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    Author(s): Mary Beth Adams; James Burger; Lucian Zelazny; John Baumgras
    Date: 2004
    Source: Gen. Tech. Rep. NE-323. Newtown Square, PA: U.S. Department of Agriculture, Forest Service, Northeastern Research Station. 40 p.
    Publication Series: General Technical Report (GTR)
    Station: Northeastern Research Station
    PDF: Download Publication  (1.57 MB)


    The effects of air pollution and timber harvesting on soil resources continue to be an important issue in eastern hardwood forests. This publication describes the Fork Mountain Long-term Soil Productivity Study (LTSP), located on the Fernow Experimental Forest, WV, and the pretreatment stand, soil and climatic conditions. Extensive vegetation surveys, biomass determinations, site characterization, and analyses of soil physical and chemical characteristics are described herein. The Fork Mountain LTSP site is, based on most metrics, a highly productive site with vegetative diversity typical of most second growth Appalachian hardwood forests. Other than relatively low soil nutrient levels, site characteristics suggest few problems with regeneration. Based on soil characteristics, the site may be susceptible to leaching of base cations as a result of high levels of acidic deposition. Productivity and nutrient characteristics, particularly calcium, varied across the site spatially, but are accommodated in the experimental design. We continue to monitor the response of this ecosystem to these treatments. Values in Table 15, on page 19, were corrected on Feb. 10, 2011.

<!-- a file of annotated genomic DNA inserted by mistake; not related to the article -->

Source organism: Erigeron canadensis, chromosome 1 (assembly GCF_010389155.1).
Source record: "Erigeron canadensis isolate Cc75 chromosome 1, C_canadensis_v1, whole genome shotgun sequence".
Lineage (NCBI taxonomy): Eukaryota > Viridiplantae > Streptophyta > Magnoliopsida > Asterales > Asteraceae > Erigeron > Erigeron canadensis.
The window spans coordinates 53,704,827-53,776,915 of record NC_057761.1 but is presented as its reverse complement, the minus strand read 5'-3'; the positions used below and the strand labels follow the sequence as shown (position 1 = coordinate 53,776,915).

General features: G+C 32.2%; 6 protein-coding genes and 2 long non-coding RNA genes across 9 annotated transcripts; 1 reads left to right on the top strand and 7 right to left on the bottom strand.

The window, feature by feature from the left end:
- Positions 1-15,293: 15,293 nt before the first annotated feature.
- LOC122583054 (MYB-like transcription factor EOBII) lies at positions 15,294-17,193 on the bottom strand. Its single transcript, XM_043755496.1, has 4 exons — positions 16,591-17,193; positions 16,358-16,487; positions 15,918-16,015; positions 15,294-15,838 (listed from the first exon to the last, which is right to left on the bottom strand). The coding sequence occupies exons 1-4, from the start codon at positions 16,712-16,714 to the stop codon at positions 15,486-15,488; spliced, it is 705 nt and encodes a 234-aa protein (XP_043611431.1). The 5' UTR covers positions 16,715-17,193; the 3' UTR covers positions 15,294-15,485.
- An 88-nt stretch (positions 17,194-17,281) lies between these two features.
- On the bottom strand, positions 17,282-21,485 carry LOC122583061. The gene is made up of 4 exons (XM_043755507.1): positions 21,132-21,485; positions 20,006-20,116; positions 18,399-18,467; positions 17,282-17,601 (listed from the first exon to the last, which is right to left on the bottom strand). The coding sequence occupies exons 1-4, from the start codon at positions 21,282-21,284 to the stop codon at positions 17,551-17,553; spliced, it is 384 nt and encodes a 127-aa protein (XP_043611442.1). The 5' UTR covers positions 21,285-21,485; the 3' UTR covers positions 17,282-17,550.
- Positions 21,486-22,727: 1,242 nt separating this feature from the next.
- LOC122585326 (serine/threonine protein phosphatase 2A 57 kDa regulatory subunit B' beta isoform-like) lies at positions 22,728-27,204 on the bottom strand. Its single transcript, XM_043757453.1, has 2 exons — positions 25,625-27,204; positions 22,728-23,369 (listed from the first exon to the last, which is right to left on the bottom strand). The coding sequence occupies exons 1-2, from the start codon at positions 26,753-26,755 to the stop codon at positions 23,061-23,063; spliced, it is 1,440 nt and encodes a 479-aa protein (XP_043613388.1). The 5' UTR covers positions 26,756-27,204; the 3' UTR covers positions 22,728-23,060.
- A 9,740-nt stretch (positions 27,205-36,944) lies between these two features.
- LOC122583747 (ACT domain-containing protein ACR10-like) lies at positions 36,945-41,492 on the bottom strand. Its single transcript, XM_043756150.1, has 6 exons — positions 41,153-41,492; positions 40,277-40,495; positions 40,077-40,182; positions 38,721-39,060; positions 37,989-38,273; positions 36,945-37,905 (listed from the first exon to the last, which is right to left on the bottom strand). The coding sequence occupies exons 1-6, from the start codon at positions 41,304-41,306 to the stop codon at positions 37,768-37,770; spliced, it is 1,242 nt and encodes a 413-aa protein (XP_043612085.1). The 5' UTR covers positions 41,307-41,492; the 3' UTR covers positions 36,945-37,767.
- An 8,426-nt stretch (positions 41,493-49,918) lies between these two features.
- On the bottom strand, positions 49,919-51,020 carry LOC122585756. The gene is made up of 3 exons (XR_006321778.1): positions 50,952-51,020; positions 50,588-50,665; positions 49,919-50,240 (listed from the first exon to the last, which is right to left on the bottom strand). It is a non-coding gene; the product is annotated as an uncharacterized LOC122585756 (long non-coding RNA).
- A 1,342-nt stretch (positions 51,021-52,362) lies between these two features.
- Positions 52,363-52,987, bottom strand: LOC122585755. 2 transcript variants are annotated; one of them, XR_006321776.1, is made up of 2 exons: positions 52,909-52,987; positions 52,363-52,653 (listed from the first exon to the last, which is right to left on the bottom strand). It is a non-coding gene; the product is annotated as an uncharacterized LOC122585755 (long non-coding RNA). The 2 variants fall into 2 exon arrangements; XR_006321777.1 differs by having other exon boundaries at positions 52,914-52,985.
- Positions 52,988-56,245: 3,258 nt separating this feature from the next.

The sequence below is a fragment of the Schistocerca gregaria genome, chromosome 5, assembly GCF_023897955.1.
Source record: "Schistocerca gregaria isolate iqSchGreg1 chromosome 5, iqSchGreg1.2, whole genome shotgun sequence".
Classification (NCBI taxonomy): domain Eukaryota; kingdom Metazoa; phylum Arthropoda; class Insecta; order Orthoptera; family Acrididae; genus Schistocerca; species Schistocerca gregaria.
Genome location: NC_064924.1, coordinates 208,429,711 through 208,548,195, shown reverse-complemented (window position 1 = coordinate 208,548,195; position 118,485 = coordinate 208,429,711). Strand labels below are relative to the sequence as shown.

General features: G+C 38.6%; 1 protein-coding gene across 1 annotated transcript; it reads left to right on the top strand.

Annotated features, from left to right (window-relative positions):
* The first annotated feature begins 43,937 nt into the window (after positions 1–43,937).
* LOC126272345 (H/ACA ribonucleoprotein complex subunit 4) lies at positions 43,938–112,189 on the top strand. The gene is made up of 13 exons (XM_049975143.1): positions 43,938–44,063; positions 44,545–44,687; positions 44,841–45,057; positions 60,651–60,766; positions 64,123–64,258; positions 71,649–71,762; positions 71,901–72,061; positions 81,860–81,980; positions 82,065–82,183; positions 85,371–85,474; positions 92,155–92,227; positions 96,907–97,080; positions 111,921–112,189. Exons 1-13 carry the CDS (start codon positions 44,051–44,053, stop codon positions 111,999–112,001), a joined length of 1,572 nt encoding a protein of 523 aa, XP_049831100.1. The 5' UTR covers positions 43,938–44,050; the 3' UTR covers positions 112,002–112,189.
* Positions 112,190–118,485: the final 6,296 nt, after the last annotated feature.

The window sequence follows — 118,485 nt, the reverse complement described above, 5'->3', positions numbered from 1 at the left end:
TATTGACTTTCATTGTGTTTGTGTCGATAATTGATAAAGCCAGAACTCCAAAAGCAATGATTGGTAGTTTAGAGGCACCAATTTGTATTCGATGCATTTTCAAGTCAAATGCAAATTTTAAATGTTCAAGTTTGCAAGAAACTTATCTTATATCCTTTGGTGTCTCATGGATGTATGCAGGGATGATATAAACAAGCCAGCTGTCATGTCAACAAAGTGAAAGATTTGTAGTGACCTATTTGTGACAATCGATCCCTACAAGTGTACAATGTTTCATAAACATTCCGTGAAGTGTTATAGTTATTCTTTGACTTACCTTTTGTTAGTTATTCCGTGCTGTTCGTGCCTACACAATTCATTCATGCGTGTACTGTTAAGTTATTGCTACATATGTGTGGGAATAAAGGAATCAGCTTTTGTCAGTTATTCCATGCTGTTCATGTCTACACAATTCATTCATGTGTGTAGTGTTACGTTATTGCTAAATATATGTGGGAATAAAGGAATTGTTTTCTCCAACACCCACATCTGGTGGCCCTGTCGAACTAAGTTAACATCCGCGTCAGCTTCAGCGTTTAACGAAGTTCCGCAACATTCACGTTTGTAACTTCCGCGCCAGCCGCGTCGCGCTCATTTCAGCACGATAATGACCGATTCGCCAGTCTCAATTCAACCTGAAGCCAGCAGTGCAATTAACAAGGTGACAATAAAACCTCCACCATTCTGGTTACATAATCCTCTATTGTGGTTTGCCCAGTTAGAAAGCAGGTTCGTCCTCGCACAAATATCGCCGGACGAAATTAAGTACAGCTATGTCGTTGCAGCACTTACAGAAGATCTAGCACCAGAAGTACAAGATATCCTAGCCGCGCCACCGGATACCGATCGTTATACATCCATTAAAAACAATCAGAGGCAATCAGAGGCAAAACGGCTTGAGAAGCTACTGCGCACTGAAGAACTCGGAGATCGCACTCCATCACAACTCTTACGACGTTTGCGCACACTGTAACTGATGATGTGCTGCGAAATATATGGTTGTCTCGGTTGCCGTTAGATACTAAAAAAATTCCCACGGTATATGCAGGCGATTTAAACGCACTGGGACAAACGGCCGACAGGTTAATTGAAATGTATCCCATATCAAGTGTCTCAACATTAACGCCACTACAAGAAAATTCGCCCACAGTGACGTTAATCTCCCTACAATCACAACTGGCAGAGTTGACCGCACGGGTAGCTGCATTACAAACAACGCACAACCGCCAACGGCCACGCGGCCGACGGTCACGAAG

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    Adams, Mary Beth; Burger, James; Zelazny, Lucian; Baumgras, John. 2004. Description of the Fork Mountain long-term soil productivity study: site characterization. Gen. Tech. Rep. NE-323. Newtown Square, PA: U.S. Department of Agriculture, Forest Service, Northeastern Research Station. 40 p.


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    diversity, acidic deposition, eastern hardwoods, Appalachian forests

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